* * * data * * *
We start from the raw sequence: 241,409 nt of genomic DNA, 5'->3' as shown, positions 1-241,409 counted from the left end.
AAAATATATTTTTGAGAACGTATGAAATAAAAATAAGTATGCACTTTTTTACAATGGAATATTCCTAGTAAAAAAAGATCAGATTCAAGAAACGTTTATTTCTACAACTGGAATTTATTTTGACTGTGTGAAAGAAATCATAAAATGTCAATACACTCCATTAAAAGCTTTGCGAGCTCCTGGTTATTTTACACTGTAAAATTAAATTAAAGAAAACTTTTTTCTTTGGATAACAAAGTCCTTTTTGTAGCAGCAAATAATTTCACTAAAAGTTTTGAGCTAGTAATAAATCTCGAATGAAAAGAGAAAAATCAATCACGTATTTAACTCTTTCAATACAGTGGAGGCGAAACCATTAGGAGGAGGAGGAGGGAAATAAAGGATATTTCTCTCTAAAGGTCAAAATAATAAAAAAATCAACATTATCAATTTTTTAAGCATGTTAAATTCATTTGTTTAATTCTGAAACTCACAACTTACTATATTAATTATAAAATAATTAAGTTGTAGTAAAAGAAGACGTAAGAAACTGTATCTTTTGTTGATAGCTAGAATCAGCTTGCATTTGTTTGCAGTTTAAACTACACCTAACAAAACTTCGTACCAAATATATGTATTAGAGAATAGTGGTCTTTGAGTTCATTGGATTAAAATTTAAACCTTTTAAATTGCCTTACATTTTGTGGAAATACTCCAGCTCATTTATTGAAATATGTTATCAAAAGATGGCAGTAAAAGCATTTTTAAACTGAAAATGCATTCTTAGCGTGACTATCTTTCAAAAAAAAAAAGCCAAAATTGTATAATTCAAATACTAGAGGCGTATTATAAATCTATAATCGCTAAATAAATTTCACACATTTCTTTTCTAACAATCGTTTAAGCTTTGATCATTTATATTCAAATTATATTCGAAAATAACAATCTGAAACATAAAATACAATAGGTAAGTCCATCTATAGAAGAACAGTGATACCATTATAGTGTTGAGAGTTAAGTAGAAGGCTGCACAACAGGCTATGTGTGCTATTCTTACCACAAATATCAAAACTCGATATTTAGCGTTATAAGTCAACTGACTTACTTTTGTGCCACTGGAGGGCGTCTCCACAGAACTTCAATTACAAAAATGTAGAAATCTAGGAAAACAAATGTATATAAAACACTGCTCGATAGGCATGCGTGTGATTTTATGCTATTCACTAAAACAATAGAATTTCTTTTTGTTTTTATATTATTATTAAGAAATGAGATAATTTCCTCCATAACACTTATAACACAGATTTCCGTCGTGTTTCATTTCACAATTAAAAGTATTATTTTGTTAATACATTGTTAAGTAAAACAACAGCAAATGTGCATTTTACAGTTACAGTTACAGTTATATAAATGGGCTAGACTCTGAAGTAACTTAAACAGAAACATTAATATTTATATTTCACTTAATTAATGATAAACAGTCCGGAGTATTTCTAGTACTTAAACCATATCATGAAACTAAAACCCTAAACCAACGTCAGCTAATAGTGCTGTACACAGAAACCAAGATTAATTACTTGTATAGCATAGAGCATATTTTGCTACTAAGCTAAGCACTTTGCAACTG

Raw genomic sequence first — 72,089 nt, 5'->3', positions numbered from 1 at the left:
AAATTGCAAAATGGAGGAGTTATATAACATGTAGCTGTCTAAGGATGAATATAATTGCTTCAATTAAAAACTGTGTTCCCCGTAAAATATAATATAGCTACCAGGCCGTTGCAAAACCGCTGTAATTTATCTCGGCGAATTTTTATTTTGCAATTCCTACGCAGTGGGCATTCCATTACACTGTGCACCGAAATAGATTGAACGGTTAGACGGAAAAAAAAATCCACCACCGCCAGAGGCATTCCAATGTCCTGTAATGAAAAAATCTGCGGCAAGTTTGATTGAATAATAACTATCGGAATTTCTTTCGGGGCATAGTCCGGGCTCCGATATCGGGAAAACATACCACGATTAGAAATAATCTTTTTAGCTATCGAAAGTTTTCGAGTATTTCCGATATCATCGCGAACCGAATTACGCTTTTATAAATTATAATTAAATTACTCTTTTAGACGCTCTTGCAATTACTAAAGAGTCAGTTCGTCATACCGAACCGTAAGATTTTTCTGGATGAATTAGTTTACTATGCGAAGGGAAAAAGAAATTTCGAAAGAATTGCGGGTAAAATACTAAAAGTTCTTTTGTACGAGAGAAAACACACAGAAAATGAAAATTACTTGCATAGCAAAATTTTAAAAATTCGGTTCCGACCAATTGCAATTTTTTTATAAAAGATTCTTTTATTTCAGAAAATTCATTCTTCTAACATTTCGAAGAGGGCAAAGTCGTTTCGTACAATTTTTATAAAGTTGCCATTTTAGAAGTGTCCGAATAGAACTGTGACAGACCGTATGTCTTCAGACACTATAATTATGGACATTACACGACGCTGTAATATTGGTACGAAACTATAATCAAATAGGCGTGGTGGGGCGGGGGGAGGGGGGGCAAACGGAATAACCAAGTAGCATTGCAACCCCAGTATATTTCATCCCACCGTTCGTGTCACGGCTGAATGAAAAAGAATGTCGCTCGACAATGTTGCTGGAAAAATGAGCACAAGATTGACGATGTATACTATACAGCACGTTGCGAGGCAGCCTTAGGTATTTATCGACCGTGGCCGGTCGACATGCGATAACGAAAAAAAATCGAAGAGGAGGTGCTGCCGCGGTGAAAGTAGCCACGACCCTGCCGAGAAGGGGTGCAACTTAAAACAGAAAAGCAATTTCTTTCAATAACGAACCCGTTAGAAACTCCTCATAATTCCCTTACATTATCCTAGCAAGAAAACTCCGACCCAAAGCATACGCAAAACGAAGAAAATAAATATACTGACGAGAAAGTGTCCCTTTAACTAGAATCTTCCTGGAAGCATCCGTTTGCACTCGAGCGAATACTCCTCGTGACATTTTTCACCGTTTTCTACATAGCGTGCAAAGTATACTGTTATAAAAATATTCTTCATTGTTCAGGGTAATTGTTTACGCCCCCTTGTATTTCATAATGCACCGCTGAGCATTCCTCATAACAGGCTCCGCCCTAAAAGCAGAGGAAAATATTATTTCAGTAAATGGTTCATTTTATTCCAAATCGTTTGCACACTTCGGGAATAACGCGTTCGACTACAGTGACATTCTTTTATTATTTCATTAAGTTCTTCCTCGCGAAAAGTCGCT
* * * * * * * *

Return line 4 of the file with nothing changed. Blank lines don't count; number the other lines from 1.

AAATTGCAAAATGGAGGAGTTATATAACATGTAGCTGTCTAAGGATGAATATAATTGCTTCAATTAAAAACTGTGTTCCCCGTAAAATATAATATAGCTACCAGGCCGTTGCAAAACCGCTGTAATTTATCTCGGCGAATTTTTATTTTGCAATTCCTACGCAGTGGGCATTCCATTACACTGTGCACCGAAATAGATTGAACGGTTAGACGGAAAAAAAAATCCACCACCGCCAGAGGCATTCCAATGTCCTGTAATGAAAAAATCTGCGGCAAGTTTGATTGAATAATAACTATCGGAATTTCTTTCGGGGCATAGTCCGGGCTCCGATATCGGGAAAACATACCACGATTAGAAATAATCTTTTTAGCTATCGAAAGTTTTCGAGTATTTCCGATATCATCGCGAACCGAATTACGCTTTTATAAATTATAATTAAATTACTCTTTTAGACGCTCTTGCAATTACTAAAGAGTCAGTTCGTCATACCGAACCGTAAGATTTTTCTGGATGAATTAGTTTACTATGCGAAGGGAAAAAGAAATTTCGAAAGAATTGCGGGTAAAATACTAAAAGTTCTTTTGTACGAGAGAAAACACACAGAAAATGAAAATTACTTGCATAGCAAAATTTTAAAAATTCGGTTCCGACCAATTGCAATTTTTTTATAAAAGATTCTTTTATTTCAGAAAATTCATTCTTCTAACATTTCGAAGAGGGCAAAGTCGTTTCGTACAATTTTTATAAAGTTGCCATTTTAGAAGTGTCCGAATAGAACTGTGACAGACCGTATGTCTTCAGACACTATAATTATGGACATTACACGACGCTGTAATATTGGTACGAAACTATAATCAAATAGGCGTGGTGGGGCGGGGGGAGGGGGGGCAAACGGAATAACCAAGTAGCATTGCAACCCCAGTATATTTCATCCCACCGTTCGTGTCACGGCTGAATGAAAAAGAATGTCGCTCGACAATGTTGCTGGAAAAATGAGCACAAGATTGACGATGTATACTATACAGCACGTTGCGAGGCAGCCTTAGGTATTTATCGACCGTGGCCGGTCGACATGCGATAACGAAAAAAAATCGAAGAGGAGGTGCTGCCGCGGTGAAAGTAGCCACGACCCTGCCGAGAAGGGGTGCAACTTAAAACAGAAAAGCAATTTCTTTCAATAACGAACCCGTTAGAAACTCCTCATAATTCCCTTACATTATCCTAGCAAGAAAACTCCGACCCAAAGCATACGCAAAACGAAGAAAATAAATATACTGACGAGAAAGTGTCCCTTTAACTAGAATCTTCCTGGAAGCATCCGTTTGCACTCGAGCGAATACTCCTCGTGACATTTTTCACCGTTTTCTACATAGCGTGCAAAGTATACTGTTATAAAAATATTCTTCATTGTTCAGGGTAATTGTTTACGCCCCCTTGTATTTCATAATGCACCGCTGAGCATTCCTCATAACAGGCTCCGCCCTAAAAGCAGAGGAAAATATTATTTCAGTAAATGGTTCATTTTATTCCAAATCGTTTGCACACTTCGGGAATAACGCGTTCGACTACAGTGACATTCTTTTATTATTTCATTAAGTTCTTCCTCGCGAAAAGTCGCT